EPA disclosure of insurance case: State has a right to be added to legal proceedings – High Court rules

 … applicant ordered to pay $600,000 in costs to AG, ExxonMobil

In another significant ruling, the High Court has ruled that Attorney General Anil Nandlall and oil giant ExxonMobil, must be added as parties in a case where a citizen, Sherlina Nageer, is attempting to force the Environmental Protection Agency (EPA) to disclose the insurance policy and parent/affiliate company guarantee lodged by Exxon in case of an oil spill.
The case was filed by Nageer, who is being represented by international lawyer Melinda Janki and local Attorneys-at-Law Tim Prudhoe and Anna-Kay Brown. In it, she is seeking copies of the policy and guarantee documents. In lieu of, that should the EPA not produce the documents, she’s seeking a declaration to cancel Exxon’s permit for the Liza Phase 2 project and an order prohibiting EPA from issuing a replacement or one with weaker provisions.

Attorney General Anil Nandlall, SC

“EMGL and the AG had filed applications to the Court ordering that they be joined as parties to the litigation. EMGL contended that if its Permit was cancelled as the Applicant is seeking, they would suffer serious financial loss and damage as they would be unable to carry out their petroleum project,” a statement explained.
“They also contended that this would be a deprivation of their property rights which would be unlawful unless they are allowed to defend their rights. The AG claimed that the State’s budgets enjoyed substantial revenue flows from the Project and that Government’s developmental agenda would be seriously interfered with if the Project was halted as the Applicant sought.”
In the court’s ruling, delivered by Justice Simone Ramlall, it was pointed out that both Exxon and the Attorney General, as a representative of the state, had clear and definite interest in the outcome of the case. Added to this is the fact that the Petroleum Activities Act that was passed in August 2023, mandates for the state and licensee to be added to cases that can have an adverse effect on them, which the applicant failed to do.
“EMGL had a clear interest in the outcome of the matter, as it would be very adversely affected if the Applicant were to succeed as it would lose its Permit making it unable to carry out its Project, which could cause it to suffer substantial loss and damage.”
“The Court ruled further that the AG also had a definite interest in the outcome of the case given Government’s reliance on substantial petroleum revenues from the Project for its development agenda,” the statement said.
Among the court’s judgements are, that Nageer has to pay both the AG and EMGL, $300,000 each. Additionally, both of them are to be added as parties to defend the claim. The matter will also be continuing.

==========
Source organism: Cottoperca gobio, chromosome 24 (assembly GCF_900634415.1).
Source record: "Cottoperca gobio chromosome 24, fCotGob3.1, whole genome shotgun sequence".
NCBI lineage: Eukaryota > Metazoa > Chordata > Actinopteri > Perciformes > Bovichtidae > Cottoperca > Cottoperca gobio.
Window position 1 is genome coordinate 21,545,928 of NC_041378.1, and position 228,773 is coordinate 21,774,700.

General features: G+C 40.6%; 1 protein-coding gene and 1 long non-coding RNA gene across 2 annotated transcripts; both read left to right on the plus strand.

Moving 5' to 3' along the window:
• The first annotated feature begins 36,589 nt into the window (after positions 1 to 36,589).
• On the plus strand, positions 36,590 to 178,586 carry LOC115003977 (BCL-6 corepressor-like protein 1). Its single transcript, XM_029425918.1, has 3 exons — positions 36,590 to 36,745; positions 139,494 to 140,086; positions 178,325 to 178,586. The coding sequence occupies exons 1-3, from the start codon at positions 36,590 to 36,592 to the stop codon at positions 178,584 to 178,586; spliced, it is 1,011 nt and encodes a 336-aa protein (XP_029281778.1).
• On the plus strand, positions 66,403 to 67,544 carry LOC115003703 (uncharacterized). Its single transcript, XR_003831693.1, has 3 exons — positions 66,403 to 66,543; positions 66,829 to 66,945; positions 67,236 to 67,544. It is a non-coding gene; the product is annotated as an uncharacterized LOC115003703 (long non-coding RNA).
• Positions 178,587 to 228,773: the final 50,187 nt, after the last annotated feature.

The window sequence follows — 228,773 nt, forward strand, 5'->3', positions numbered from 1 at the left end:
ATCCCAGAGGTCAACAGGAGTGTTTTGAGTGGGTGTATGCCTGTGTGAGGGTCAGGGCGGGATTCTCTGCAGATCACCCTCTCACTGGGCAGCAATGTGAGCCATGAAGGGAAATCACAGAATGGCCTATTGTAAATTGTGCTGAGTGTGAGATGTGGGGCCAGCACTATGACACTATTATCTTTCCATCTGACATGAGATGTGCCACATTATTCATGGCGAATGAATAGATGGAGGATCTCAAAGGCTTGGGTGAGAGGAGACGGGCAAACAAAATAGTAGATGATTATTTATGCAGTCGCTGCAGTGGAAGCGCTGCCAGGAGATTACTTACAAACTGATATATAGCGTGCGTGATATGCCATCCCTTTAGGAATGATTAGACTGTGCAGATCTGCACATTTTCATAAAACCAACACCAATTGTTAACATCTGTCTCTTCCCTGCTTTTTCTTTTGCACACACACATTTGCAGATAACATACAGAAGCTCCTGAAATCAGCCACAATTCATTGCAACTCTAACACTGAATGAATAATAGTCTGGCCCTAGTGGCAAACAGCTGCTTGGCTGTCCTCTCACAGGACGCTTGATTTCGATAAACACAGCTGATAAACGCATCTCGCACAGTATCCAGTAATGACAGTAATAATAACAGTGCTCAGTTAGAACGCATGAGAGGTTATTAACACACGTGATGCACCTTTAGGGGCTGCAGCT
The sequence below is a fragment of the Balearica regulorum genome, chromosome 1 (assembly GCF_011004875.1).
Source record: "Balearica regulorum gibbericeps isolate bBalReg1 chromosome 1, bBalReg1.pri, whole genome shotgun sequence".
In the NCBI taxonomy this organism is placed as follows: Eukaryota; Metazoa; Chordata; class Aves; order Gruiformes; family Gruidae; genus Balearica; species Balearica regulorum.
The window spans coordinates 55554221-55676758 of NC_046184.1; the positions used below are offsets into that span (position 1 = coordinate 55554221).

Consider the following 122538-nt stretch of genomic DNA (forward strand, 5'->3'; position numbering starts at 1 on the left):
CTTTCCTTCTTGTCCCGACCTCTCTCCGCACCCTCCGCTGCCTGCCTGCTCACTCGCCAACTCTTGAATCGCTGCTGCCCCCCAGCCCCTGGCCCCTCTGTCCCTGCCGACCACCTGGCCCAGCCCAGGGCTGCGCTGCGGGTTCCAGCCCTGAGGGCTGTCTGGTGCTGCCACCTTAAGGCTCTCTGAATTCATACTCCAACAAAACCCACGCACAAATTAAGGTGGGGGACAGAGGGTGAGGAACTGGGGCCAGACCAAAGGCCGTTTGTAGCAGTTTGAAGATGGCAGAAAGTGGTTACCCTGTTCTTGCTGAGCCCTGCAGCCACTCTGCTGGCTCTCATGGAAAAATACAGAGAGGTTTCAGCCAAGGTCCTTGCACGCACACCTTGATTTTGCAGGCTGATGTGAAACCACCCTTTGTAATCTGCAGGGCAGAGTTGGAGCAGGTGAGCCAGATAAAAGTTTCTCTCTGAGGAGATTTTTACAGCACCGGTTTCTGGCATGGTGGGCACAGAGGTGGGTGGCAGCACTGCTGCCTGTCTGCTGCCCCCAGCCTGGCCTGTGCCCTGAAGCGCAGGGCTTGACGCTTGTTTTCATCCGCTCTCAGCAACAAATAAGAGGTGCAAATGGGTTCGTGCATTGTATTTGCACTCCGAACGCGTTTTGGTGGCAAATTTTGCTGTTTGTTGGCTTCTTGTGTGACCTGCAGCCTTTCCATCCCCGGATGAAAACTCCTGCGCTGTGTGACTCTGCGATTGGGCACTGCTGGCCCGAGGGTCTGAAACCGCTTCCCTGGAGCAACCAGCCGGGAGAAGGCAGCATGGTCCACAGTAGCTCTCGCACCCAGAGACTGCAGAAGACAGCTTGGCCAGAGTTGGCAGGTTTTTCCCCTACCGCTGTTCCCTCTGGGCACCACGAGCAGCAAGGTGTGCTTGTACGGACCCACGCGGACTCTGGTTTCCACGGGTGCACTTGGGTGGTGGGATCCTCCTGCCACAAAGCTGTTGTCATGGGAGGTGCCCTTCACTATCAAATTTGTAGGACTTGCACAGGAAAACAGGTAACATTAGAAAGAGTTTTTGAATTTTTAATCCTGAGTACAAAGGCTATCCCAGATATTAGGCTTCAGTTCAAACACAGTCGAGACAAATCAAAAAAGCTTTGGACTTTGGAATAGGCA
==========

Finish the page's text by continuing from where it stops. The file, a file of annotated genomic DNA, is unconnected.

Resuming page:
Applicant Sherlina Nageer

It was only in January of this year that Frederick Collins and Godfrey Whyte, two other citizens, had also moved to the Court of Appeal to order the EPA/ExxonMobil to produce the US$2B unlimited parent company guarantee.
No jurisdiction
During a hearing in the Appeal Court, Sanjeev Datadin, attorney for the EPA, had argued that Justice of Appeal Rishi Persaud lacks jurisdiction to hear the summons. But Senior Counsel Seenath Jairam, representing the applicants, had countered with a rebuttal, and threatened to bring contempt of court proceedings against ExxonMobil (Guyana). The court of appeal subsequently ruled that it did not, in fact, have the jurisdiction to compel the EPA to produce evidence of the guarantee.
On May 3, 2023, High Court Judge Sandil Kissoon issued an order, inter alia, directing the EPA to issue ExxonMobil (Guyana) with an Enforcement Notice on or before May 9, 2023 for the company to provide, within 30 days thereof, an unlimited Parent Company Guarantee Agreement and/or unlimited liability Affiliate Company Guarantee, together with environmental liability insurance, as is customary in the international petroleum industry. Failing to do so, the Environmental Permit granted to the company for its operations stands suspended.
The EPA complied with that court order, but, shortly after, filed with the Court of Appeal an appeal against Justice Kissoon’s ruling, and later went to that court to request a stay of the said order, pending the hearing and determination of the appeal filed by the agency.
Then, on June 8, 2023, Appeal Court Justice Rishi Persaud stayed the order issued by Justice Kissoon for the oil company to provide an unlimited parent company guarantee. In the interim, Justice Persaud ordered ExxonMobil to lodge a US$2B guarantee in “an effort to allay any anxiety as to any impending doom”. The company has already lodged that guarantee, as required.
The High Court order has its origin in a case filed in September 2022 by Collins and Whyte, who had moved to the court to get the EPA to enforce the liability clause in the environmental permit.